Added Eyes and Arms: Robotic Surgery: February 17, 2012

The trend in surgery can be summed up as: faster, smaller, better. Robotic surgical systems are delivering on the premise. Allowing surgeons to operate with extreme precision, through small holes. Offering the patient less trauma and a shorter recovery time.

“The da Vinci robot is an example of a instrument that allows surgeons to do procedures in a minimally invasive way that otherwise would require an open procedure,” says Dr. Larry Antonucci, Chief Operating Officer for Lee Memorial Health System.

The da Vinci robot looks a bit like an octopus, with a series of robotic appendages. Some act as arms during surgery, another operates a high definition camera. The surgeon sits a few feet away manning the tools from a computer console.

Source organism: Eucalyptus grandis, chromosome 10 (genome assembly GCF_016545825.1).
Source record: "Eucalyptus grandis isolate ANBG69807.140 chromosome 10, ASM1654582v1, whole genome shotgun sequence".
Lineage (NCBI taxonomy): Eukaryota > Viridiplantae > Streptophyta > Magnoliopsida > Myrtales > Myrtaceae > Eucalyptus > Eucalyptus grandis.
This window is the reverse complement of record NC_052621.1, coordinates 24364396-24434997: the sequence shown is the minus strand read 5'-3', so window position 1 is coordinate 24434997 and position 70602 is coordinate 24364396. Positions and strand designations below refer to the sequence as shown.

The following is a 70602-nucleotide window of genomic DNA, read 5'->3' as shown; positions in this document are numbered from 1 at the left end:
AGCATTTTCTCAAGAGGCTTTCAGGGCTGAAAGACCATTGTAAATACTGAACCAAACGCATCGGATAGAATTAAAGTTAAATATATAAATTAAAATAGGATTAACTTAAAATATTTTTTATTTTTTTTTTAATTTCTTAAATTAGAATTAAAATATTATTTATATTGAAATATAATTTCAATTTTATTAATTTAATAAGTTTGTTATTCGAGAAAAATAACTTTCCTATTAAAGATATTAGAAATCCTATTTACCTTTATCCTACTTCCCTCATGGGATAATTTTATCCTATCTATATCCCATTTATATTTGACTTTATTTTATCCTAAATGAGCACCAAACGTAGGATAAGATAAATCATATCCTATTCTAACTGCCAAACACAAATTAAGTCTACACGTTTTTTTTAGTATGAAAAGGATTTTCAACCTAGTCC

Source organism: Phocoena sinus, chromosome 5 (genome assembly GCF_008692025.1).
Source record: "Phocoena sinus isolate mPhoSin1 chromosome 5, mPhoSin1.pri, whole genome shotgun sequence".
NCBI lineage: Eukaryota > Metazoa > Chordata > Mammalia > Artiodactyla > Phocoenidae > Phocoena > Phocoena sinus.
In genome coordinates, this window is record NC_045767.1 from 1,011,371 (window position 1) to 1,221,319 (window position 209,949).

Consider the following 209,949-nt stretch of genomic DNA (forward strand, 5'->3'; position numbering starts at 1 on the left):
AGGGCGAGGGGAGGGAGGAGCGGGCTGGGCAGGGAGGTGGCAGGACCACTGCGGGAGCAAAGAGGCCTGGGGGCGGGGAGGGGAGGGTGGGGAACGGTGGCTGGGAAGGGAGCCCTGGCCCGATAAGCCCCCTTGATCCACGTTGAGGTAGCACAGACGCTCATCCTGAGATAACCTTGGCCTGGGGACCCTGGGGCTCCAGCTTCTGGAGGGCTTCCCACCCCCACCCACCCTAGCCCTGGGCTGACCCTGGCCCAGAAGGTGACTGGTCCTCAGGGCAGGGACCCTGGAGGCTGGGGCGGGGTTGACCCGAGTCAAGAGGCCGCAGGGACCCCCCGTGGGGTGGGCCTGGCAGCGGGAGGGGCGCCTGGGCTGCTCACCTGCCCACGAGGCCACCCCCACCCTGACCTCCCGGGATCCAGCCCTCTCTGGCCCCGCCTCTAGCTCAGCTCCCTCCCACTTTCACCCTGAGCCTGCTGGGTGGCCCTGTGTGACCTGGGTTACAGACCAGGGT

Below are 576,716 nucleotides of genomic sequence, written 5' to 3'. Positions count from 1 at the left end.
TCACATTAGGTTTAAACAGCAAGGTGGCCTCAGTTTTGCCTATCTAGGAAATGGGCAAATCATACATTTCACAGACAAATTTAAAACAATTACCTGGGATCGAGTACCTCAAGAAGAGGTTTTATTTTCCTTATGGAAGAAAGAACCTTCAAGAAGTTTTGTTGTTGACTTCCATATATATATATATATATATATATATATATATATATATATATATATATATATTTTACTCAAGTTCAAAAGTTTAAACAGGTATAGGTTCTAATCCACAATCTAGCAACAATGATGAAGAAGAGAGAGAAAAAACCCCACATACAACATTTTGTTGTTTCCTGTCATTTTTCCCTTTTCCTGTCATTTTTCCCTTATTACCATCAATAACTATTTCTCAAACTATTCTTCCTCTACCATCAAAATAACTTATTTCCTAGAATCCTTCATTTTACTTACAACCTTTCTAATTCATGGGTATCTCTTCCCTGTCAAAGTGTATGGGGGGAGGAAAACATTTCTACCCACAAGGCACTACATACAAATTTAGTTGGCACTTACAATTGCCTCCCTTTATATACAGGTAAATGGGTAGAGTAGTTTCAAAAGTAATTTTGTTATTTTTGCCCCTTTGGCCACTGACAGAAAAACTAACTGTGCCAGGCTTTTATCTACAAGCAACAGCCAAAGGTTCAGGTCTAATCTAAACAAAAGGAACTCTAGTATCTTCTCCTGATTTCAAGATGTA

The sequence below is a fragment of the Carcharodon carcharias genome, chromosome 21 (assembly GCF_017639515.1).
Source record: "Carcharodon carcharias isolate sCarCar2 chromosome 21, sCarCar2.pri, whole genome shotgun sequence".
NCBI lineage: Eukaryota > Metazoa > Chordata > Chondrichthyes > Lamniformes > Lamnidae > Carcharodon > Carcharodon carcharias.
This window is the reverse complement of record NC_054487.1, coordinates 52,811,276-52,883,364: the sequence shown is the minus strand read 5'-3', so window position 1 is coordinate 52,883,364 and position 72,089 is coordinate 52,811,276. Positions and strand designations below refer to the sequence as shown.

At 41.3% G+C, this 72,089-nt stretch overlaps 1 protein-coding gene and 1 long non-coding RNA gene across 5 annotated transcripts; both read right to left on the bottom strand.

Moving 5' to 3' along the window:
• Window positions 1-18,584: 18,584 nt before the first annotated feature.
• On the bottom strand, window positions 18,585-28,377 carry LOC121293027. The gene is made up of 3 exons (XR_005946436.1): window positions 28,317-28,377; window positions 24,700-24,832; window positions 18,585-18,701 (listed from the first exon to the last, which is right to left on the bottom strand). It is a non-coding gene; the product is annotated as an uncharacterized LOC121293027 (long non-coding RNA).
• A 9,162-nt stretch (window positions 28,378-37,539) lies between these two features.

“I would say 90% of the prostate procedures that we’re doing, we’re doing now robotically,” says Dr. Paul Bretton, a urologist on the medical staff of Lee Memorial Health System.

The robot has seven ranges of motion and can perform complex movements. It’s used in cardiac and gynecological cases and for urological procedures, including kidney cancer.

“You can remove the tumor and be able to sew it back together. The da Vinci offers us a minimally invasive way to perform laparoscopy with the ability to sew,” says Dr. Omar Benitez, a urologist on the medical staff of Lee Memorial Health System.

Monika Martinez spent only one night in the hospital after a hysterectomy and went home with little pain and nothing to look at.

“No stitches it’s unbelievable. It’s five little things in my skin, in the stomach and they’re healed. I mean a week after and they were perfect.”

The da Vinci system is an investment in patient health. It comes with a million dollar plus price tag and requires a dedicated operating room.

“There’s considerable expenditure of equipment and staff to make these procedures work. But again when you’re doing the things you’re doing to change peoples’ lives, that’s our mission here and that’s what we do,” says Dr. Antonucci.

Being on the front lines of medicine requires the tools of the trade.